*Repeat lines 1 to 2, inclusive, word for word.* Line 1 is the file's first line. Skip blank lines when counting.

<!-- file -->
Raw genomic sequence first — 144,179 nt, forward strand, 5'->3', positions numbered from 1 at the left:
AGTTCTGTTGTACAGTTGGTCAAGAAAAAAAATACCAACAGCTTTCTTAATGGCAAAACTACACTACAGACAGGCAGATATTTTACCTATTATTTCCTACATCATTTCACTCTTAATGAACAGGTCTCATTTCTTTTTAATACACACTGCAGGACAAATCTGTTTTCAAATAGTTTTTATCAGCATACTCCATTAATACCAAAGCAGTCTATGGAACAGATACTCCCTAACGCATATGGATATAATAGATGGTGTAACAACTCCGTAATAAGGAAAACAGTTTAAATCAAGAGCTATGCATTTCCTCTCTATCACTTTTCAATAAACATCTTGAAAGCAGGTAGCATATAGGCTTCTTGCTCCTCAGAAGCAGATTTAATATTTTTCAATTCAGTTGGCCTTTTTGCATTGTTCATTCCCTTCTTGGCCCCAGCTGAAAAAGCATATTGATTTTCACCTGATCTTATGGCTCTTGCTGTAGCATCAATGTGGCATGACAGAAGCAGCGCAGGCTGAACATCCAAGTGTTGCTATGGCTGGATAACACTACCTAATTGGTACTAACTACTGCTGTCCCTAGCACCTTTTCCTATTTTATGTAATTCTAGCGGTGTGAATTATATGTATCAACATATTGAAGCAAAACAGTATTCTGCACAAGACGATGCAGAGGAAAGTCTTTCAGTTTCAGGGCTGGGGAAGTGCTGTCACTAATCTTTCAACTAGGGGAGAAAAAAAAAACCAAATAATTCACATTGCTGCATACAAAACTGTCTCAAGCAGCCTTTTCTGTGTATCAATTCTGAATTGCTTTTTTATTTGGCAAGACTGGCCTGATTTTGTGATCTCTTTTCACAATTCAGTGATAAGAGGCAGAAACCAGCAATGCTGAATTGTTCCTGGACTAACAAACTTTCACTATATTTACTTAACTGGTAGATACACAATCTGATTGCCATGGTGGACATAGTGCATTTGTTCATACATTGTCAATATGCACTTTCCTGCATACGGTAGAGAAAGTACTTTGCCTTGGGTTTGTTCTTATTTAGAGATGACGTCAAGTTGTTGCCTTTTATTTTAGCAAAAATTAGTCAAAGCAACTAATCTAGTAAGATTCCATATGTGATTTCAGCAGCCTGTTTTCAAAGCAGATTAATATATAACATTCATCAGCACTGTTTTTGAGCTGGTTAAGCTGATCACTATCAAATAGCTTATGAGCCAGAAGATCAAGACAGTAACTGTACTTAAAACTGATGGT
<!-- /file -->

Raw genomic sequence first — 144,179 nt, forward strand, 5'->3', positions numbered from 1 at the left:
AGTTCTGTTGTACAGTTGGTCAAGAAAAAAAATACCAACAGCTTTCTTAATGGCAAAACTACACTACAGACAGGCAGATATTTTACCTATTATTTCCTACATCATTTCACTCTTAATGAACAGGTCTCATTTCTTTTTAATACACACTGCAGGACAAATCTGTTTTCAAATAGTTTTTATCAGCATACTCCATTAATACCAAAGCAGTCTATGGAACAGATACTCCCTAACGCATATGGATATAATAGATGGTGTAACAACTCCGTAATAAGGAAAACAGTTTAAATCAAGAGCTATGCATTTCCTCTCTATCACTTTTCAATAAACATCTTGAAAGCAGGTAGCATATAGGCTTCTTGCTCCTCAGAAGCAGATTTAATATTTTTCAATTCAGTTGGCCTTTTTGCATTGTTCATTCCCTTCTTGGCCCCAGCTGAAAAAGCATATTGATTTTCACCTGATCTTATGGCTCTTGCTGTAGCATCAATGTGGCATGACAGAAGCAGCGCAGGCTGAACATCCAAGTGTTGCTATGGCTGGATAACACTACCTAATTGGTACTAACTACTGCTGTCCCTAGCACCTTTTCCTATTTTATGTAATTCTAGCGGTGTGAATTATATGTATCAACATATTGAAGCAAAACAGTATTCTGCACAAGACGATGCAGAGGAAAGTCTTTCAGTTTCAGGGCTGGGGAAGTGCTGTCACTAATCTTTCAACTAGGGGAGAAAAAAAAAACCAAATAATTCACATTGCTGCATACAAAACTGTCTCAAGCAGCCTTTTCTGTGTATCAATTCTGAATTGCTTTTTTATTTGGCAAGACTGGCCTGATTTTGTGATCTCTTTTCACAATTCAGTGATAAGAGGCAGAAACCAGCAATGCTGAATTGTTCCTGGACTAACAAACTTTCACTATATTTACTTAACTGGTAGATACACAATCTGATTGCCATGGTGGACATAGTGCATTTGTTCATACATTGTCAATATGCACTTTCCTGCATACGGTAGAGAAAGTACTTTGCCTTGGGTTTGTTCTTATTTAGAGATGACGTCAAGTTGTTGCCTTTTATTTTAGCAAAAATTAGTCAAAGCAACTAATCTAGTAAGATTCCATATGTGATTTCAGCAGCCTGTTTTCAAAGCAGATTAATATATAACATTCATCAGCACTGTTTTTGAGCTGGTTAAGCTGATCACTATCAAATAGCTTATGAGCCAGAAGATCAAGACAGTAACTGTACTTAAAACTGATGGT